East Kilbride pigeon fancier speaks out on bird of prey attacks

Posted on June 22nd, 2012

A Scottish pigeon racing enthusiast who has been involved in the sport for nearly 50 years has spoken out about his concerns for its future.

Pigeon fanciers in East Kilbride say soaring bird of prey populations cause great reason for alarm.

“One of my pigeons was very recently killed in a race, while flying home across the moor at Richmond North Yorkshire. It was found and reported by a dog walker” commented 62-year-old Eaglesham pigeon owner Gordon Orr.

“The problem we face from birds of prey is right in our back gardens, but it’s also a national concern. It’s now so bad that sometimes the pigeons won’t leave their lofts.”

Gordon says that this problem is ruining his sport and that there is nothing pigeon racing enthusiasts can do to protect their pigeons.

He added:

“I have had two pigeons killed just outside the pigeon loft in my back garden. It’s very upsetting, I fear for the life of my birds daily.”

Gordon keeps 100 racing pigeons and explains that there are many others with lofts in his local area who all experience the same problem. He fears the escalating issue could mean the death of not just his birds but eventually, pigeon racing.

The Eaglesham pigeon fancier is desperate for the impact of peregrine falcons and sparrowhawks on racing pigeons to be recognised. He says the predation problem is devastating the sport, and has been a growing issue for years.

He is a member of the East Kilbride Homing Club and has been racing pigeons for 47 years.

“All the fanciers I know are getting attacks by birds of prey.”

He says that the damage these do to pigeons extends beyond the killing of the one bird attacked.

“If a sparrowhawk or peregrine falcon swoops on a flock of say 30 pigeons while in their line of flight, they might only catch and kill one, but the other birds will often end up damaging of killing themselves in their panic to get away.

“Pigeons will panic and dive into the nearest area to try and escape – which sometimes results in them killing themselves by hitting the ground, trees or a building.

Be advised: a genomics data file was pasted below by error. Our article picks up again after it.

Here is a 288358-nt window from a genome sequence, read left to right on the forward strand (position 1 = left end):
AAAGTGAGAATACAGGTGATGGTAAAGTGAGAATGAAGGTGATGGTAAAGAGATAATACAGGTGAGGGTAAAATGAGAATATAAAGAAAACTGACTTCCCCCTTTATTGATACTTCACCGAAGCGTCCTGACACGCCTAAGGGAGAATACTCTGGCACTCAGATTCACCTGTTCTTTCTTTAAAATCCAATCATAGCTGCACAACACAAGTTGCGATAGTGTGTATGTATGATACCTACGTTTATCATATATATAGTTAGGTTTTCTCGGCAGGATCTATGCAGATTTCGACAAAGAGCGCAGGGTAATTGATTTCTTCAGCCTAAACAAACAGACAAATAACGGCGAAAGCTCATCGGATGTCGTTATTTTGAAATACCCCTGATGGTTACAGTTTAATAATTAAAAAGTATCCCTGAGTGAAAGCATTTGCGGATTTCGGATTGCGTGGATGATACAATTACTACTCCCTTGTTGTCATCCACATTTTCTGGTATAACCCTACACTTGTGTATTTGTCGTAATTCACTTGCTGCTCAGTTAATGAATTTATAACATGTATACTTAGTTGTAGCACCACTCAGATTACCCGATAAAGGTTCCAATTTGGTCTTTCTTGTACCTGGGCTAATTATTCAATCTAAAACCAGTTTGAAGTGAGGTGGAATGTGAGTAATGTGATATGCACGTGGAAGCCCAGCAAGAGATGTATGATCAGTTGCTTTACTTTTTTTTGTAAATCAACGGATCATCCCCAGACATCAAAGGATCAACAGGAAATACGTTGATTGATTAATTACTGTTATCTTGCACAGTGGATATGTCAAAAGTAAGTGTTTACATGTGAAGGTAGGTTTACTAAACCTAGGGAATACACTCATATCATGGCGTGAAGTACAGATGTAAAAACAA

“Racing pigeons are also known to fly hundreds of miles in the wrong direction to escape, leading to exhaustion and getting lost.”

Gordon believes that the installation of manmade peregrine nesting sites in cities and towns is responsible for this growing problem and should at least be reduced, to protect the safety of racing pigeons.

“Pigeon fanciers are bird lovers – we’re not against birds of prey. We just want their populations to be left alone to breed at a more natural rate. This would really help reduce the threat to our pigeons. Nature should be allowed to take its course.

“We are extremely attached to our birds. Any cat or dog owner would be distraught if their pet was attacked or killed and so are we when our pigeons return attacked or worse, dead.

“The scale of the problem here means more of our birds will become a food source. These birds of prey don’t discriminate between feral and racing pigeons.”

A research paper commissioned by the Scottish (pigeon) Homing Union, published in 2000, highlighted that at that time, there were 34,000 breeding pairs of sparrowhawks in the UK alone; 7,000 of these were in Scotland.

Sparrowhawks kill 100 million songbirds each year in the UK, equating to between 20-25 million in Scotland alone. Research by the Hawk & Owl Trust found 85.7 per cent of pigeon lofts surveyed in Scotland suffered from attacks by sparrowhawks – an average of 10 pigeons per loft were lost to sparrowhawks.

In 2002 the British Trust for Ornithology estimated to be around 1420 breeding pairs of peregrine falcons in the UK – 50 per cent of these were located in Scotland. If a steady supply of racing pigeons is available, a peregrine will eat an average of 300 in one year.

As the population growth of these birds of prey has shown to be healthy, it is now thought that the above numbers will have increased significantly.

“Pigeon fanciers need to let out their birds for exercise and training regularly. But many are not just too frightened to, after suffering so many of these attacks.”

Many British lives were saved during World War II, thanks to the efforts of pigeons carrying information across enemy lines and concerned pigeon fanciers in the area think these birds deserve to be protected.

Gordon believes the racing pigeon suffers an unjust reputation.

“They are far from being vermin. Feral and racing pigeons are a world apart.”

Pigeon racing is a long-standing British tradition; The Queen is the patron of the sport and has around 200 racing pigeons in the royal lofts at Sandringham. There are about 60,000 fanciers in the UK, 42,000 of these race their pigeons from April to September, using the winter months for breeding and husbandry.

UK pigeon fanciers have formed the national Raptor Alliance to lobby for change in the protection of their racing birds. Currently, birds owned by pigeon fanciers in the UK have no legal protection against increasing attacks from soaring sparrowhawk and peregrine falcon populations.